Front row seats to NASA's lunar impact

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Forgive me for stretching the limits of what the Technofile covers, but this is too cool for me not to share with my readers. Tomorrow morning at 7:30 EDT, NASA is going to crash a probe into the moon. And we get to watch it live!

The event is part of NASA's LCROSS (Lunar CRater Observing and Sensing Satellite) mission, the main purpose of which is to discover if there's any water on the moon. In layman terms (because I am very much a layman when it comes to these things), the LCROSS satellite, which is now orbiting the moon, will break into two parts. One part (called Centaur) will smash into the moon, hitting the floor of a crater that is always in shadow (and thus always very cold). The impact will throw up a plume of debris which will rise above the lip of the crater where heat from the sun will vaporize any ice or organic crystals that might be in the ejecta. As this happens, the surviving half of the satellite will fly through the debris plume and take samples.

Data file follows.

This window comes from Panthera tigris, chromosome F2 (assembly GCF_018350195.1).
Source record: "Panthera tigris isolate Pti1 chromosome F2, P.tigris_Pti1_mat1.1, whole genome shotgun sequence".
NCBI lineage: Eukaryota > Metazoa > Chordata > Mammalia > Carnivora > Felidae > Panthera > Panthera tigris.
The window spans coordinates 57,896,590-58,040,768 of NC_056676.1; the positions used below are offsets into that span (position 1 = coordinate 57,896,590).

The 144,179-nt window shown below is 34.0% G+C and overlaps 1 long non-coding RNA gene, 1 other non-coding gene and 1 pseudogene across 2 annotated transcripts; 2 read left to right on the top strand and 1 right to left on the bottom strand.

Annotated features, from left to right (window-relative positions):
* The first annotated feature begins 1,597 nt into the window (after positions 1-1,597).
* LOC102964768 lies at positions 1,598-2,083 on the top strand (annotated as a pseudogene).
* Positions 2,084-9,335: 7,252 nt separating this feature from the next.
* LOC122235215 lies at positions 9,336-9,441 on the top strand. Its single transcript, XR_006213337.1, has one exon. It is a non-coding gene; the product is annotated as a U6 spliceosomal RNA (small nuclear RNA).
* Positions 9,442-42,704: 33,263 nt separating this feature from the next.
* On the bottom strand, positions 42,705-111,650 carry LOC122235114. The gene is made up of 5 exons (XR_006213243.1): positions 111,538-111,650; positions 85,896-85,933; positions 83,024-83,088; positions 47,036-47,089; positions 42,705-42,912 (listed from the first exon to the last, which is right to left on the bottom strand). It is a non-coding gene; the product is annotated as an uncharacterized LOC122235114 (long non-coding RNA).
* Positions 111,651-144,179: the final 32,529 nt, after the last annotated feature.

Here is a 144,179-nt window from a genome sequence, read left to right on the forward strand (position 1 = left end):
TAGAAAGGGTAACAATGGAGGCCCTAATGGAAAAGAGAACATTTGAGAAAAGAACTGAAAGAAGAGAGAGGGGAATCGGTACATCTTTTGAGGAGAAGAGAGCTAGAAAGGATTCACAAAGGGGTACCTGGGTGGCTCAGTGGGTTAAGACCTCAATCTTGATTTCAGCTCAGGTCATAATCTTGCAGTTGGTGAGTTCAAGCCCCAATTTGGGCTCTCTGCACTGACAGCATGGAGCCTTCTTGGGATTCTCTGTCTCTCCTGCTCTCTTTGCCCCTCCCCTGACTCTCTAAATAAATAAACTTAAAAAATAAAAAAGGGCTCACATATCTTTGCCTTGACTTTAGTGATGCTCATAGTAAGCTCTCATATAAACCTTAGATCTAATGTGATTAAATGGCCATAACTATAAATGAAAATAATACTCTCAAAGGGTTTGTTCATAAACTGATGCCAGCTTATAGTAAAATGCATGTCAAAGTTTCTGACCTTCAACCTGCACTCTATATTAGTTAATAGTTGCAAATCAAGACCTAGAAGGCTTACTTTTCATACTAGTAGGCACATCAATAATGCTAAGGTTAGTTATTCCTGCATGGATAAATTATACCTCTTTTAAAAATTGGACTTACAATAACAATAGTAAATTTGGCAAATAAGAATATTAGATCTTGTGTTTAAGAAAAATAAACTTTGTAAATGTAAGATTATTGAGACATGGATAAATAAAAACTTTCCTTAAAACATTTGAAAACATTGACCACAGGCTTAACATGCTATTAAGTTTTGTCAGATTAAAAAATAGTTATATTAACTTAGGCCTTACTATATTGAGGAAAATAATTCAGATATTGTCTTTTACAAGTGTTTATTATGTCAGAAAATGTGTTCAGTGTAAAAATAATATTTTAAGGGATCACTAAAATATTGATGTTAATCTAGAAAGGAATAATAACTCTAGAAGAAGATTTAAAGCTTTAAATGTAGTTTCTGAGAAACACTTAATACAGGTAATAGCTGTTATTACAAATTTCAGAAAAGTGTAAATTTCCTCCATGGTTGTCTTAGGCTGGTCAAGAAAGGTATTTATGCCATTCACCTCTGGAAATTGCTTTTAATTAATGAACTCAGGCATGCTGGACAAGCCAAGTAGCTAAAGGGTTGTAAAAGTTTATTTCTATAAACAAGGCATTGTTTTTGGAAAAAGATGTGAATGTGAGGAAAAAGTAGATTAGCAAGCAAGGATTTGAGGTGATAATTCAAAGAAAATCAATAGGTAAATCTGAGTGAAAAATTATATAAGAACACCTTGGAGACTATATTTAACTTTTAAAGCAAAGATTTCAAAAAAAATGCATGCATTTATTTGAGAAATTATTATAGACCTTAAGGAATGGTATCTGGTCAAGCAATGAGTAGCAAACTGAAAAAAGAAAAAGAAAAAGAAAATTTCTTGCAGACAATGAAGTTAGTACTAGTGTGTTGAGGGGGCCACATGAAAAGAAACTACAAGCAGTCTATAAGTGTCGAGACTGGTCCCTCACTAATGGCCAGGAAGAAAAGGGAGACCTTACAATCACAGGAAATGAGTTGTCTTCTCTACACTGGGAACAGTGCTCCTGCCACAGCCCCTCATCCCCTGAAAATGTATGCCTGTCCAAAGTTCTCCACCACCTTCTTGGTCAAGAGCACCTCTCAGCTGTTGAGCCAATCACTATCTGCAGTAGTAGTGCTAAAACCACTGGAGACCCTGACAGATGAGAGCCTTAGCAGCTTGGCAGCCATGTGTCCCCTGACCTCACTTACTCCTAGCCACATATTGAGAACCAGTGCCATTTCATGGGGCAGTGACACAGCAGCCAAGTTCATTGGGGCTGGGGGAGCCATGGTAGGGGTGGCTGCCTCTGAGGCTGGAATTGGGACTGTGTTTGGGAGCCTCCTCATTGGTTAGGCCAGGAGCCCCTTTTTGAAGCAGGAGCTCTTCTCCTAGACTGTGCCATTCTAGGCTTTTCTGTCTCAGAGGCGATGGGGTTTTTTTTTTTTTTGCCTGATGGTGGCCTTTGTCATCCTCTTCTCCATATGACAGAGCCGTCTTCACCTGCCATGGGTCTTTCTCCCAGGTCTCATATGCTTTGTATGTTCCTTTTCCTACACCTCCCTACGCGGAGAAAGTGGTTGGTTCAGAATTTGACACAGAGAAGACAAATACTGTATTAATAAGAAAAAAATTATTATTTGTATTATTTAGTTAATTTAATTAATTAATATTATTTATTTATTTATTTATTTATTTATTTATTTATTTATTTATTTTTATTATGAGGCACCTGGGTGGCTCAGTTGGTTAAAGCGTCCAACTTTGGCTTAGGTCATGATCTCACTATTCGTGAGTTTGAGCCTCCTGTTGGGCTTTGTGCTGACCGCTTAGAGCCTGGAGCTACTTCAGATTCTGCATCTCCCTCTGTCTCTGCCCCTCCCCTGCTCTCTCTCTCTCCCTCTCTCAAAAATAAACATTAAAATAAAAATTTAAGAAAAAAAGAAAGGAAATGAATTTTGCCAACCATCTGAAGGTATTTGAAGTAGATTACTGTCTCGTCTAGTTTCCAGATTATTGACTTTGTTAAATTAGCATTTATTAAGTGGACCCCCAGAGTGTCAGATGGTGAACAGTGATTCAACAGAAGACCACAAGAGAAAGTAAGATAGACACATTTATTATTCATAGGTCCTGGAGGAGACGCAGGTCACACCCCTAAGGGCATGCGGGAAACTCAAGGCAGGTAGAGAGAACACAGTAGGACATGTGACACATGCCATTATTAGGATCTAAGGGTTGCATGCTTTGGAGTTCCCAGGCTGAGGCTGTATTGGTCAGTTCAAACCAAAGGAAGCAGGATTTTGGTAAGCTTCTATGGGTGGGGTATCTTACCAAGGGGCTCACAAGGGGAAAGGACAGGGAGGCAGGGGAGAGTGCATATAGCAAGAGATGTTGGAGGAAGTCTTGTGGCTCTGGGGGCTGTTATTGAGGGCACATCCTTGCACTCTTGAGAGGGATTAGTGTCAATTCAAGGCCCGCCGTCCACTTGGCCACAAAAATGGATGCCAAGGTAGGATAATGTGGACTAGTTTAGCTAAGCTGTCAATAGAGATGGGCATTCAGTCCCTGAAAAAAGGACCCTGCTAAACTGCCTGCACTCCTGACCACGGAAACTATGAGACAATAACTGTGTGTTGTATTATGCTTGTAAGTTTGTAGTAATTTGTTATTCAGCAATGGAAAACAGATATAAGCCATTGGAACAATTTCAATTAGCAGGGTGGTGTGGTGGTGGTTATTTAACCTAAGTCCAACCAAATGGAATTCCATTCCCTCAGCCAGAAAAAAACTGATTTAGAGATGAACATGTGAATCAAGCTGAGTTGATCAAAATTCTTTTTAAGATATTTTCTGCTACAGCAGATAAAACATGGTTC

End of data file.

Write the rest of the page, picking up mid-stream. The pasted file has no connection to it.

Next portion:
If you happen to have a 10-12" telescope (or larger) then you might be able to see the plume from your backyard. For the rest of us, the impact will be streamed live over the web in a few places. NASA will have a feed, beginning at 6:15 EDT, at http://www.nasa.gov/multimedia/nasatv. The NASA feed includes live footage from the spacecraft itself as well as expert commentary and other goodies. Astronomy service SLOOH is offering a double-shot of earth-bound feeds at http://www.slooh.com/special_feed.php with one feed from New Hampshire and the other from Arizona. The SLOOH feeds start at 6:30 am EDT.

It's a pretty safe bet that the impact of the Centaur module will awaken some ancient lunarian race which will immediately begin waging a campaign to subjugate Earth once and for all, so it would behoove you to watch one of these feeds in order to be prepared for the inevitable. In the meantime, you can spend your last day of peace by learning more about the LCROSS mission at the NASA site.

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